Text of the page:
This isn’t quite the ‘one year in’ post I was planning to write. But rather than look at what I’ve done in the last year, my first in business, I’m providing my thoughts on what businesses can do help get through this year.
In early March, I quietly celebrated one year of being a full-on freelancer (although these days I prefer ‘small business owner’). I left my job on 12 March 2019 and the year that followed was nothing short of amazing. I was successful and happy; I had flexibility, I was doing work that I love and I was getting in more of those toddler cuddles.
I was so optimistic for 2020. I was going to be brave in business and have my best year yet. And I know that others were feeling the same way. But the universe had different ideas and decided to make this year one we won’t forget for other, more distressing reasons.
In the last week, as time in my calendar has started to free up with client meetings postponed and projects put on hold, I started to consider just shutting up shop for a while and bunkering down with Mr 3.
But my sanity prevailed, and I realised that I’ve been through something similar. Certainly not a global health and economic issue of this magnitude; but in terms of weathering the storm of a downturn in business, I had some experience here.
Lessons from my early career
As the 2008 GFC was approaching, I was working for one of the biggest tourist attractions in Australia. As visitation dropped, they were one of the first – if not the first – big organisations to let staff go. I was in PR at the time and, unfortunately for a young 20-something me, I was the first port of call for the ruthless media who wanted their story to be front page. The experience of managing that crisis while living and working through it was one that I have never forgotten.
Despite the scars I bear from that experience, an important lesson I learnt during that challenging time was, during a downturn, you shouldn’t stop marketing.
Throughout the GFC, our marketing efforts at the above-mentioned tourist attraction continued. I kept producing and pitching media stories to gain (free) publicity; the advertising team worked hard to adjust their approach, but never stopped advertising; events were scaled down but went ahead; and the sales team hustled like they’ve never hustled before. And it wasn’t fruitless. Certainly visitation was nothing like the crowds we were used to, but we remained out there in the public eye.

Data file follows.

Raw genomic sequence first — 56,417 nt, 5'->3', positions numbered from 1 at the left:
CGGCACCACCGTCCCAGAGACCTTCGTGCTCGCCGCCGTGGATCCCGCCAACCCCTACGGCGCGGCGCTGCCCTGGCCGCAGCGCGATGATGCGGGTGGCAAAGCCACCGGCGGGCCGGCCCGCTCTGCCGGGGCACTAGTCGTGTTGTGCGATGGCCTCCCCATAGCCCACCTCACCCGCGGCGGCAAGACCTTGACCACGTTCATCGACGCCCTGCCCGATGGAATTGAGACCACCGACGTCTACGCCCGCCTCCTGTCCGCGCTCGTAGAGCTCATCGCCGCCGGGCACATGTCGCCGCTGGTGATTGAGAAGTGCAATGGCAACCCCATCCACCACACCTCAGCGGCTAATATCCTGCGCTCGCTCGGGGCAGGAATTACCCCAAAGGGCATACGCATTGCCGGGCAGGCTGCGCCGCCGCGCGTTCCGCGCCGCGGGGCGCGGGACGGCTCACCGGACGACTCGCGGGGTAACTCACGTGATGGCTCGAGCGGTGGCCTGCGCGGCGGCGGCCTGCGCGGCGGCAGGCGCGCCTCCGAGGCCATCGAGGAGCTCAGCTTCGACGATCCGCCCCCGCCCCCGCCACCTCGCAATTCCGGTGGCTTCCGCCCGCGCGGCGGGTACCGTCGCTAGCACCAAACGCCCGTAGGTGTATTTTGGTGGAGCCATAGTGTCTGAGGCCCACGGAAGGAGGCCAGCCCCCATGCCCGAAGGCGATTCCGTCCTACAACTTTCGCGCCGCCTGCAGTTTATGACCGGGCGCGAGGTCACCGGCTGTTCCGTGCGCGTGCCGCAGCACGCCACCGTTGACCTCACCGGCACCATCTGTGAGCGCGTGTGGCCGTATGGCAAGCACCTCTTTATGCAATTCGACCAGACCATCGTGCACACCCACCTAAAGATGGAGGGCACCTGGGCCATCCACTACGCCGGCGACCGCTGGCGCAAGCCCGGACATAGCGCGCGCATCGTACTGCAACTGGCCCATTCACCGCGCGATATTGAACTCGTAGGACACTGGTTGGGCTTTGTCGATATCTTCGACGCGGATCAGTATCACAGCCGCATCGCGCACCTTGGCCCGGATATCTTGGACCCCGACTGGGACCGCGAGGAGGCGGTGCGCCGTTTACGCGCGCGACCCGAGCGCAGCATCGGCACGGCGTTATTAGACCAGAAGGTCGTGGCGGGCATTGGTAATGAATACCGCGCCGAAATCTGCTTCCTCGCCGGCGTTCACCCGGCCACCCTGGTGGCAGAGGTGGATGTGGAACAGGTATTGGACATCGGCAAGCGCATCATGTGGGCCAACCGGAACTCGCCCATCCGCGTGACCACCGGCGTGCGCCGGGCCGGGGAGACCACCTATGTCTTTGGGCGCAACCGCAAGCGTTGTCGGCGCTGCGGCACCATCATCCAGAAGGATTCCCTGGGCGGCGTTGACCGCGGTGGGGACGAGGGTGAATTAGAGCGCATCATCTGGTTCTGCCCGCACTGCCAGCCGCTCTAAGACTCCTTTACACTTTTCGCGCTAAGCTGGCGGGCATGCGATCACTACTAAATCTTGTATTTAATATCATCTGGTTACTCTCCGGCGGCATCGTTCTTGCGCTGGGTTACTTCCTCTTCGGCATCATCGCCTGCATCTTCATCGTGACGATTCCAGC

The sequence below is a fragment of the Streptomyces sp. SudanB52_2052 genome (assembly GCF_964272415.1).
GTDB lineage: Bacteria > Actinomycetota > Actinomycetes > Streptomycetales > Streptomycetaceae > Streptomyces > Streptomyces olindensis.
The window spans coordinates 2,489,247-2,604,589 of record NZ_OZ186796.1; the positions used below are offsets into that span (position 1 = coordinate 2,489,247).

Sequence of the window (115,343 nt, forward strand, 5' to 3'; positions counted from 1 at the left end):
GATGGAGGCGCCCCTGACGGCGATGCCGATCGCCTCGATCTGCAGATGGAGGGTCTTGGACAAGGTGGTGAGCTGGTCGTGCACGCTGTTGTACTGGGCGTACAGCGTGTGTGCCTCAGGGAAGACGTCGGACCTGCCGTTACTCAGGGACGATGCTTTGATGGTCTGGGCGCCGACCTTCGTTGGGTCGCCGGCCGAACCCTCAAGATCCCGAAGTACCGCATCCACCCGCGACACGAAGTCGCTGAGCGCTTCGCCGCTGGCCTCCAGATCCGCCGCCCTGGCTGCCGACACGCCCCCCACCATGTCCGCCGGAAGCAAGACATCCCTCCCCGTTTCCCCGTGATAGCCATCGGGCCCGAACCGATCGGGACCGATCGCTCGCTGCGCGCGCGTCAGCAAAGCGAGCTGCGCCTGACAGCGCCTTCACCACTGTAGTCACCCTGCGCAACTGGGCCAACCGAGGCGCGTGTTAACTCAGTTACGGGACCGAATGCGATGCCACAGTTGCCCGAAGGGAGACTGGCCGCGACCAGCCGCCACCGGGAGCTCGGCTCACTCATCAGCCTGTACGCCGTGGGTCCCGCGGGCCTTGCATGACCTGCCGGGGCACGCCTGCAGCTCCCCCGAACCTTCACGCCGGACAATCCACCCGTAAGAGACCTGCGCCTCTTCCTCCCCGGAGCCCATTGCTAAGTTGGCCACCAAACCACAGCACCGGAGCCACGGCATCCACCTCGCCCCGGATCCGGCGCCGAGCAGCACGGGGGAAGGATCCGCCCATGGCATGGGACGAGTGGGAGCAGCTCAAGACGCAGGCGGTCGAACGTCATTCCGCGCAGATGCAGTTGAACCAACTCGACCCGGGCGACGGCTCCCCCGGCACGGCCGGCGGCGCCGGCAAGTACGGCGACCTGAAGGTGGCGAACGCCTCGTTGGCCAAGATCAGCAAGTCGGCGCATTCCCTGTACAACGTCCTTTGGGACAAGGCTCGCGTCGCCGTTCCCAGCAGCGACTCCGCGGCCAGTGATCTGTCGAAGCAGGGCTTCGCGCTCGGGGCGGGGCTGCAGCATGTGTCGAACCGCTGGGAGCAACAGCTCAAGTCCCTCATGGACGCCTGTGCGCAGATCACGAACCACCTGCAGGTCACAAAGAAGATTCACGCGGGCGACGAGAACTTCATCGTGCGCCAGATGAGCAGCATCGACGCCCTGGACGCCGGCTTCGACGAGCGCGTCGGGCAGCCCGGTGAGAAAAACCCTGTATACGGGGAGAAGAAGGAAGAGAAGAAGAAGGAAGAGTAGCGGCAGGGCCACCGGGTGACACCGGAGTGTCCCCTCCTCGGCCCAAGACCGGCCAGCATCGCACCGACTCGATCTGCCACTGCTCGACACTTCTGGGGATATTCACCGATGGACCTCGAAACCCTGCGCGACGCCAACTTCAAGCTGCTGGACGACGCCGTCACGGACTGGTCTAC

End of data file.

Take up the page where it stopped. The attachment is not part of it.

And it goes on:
Marketing budgets can seem unnecessary when no-one is buying and are often an easy target to reduce costs when revenue drops. But the market will pick up again, and when it does, it can be harder to re-start your marketing efforts from standing still than if you just kept them moving, even slowly, throughout the downturn.
Don’t stop marketing
My advice to my clients and other small businesses at this time is to keep marketing. Don’t stop doing things that keep your name out there among your customer base. And it doesn’t have to cost you a lot of money; keep posting on social media, keep sending your e-newsletters, and keep producing content for your website. All these activities are free or cheap and you can certainly do them from home.
Inform the public of what you’re doing to support your customers, staff and supply chain during this challenging time. Perhaps your business is changing direction to meet new and urgent needs, like Shane Warne, who’s turning his gin factory into a hand sanitiser production line (I kid you not). Or maybe you’re helping a certain demographic navigate the confusing government support packages. Or you’ve pivoted with the new rules and you’re serving take away meals when you never have before. Have you opened an online shop to continue providing access to your products despite not being able to see your customers in person?
Let your customers know. Just keep your communication relevant to the times and respectful of your audience.
If you have budget put aside, consider building that new website that you had planned for this year anyway. And keep up your advertising in industry or consumer publications and platforms. Those businesses rely on your business as well.
And when the dust settles and our ‘new normal’ emerges, you’ll be on the front foot because you’ve popped up in your customers’ newsfeed (between the overwhelming amount of coronavirus updates) and stayed top-of-mind.
Keep your momentum going
Everyone’s belt is about to get a whole lot tighter, that is for sure. But that doesn’t mean you need to stop your momentum altogether. Keep moving, even if it’s one small social media post at a time. It might not make a big difference to your bottom line now, but see out the next few weeks or months and you’ll be glad you stayed active.
If you’d like to talk to me about what your business can do to keep your marketing activities ticking over during the coming months, give me a call and let’s chat it through.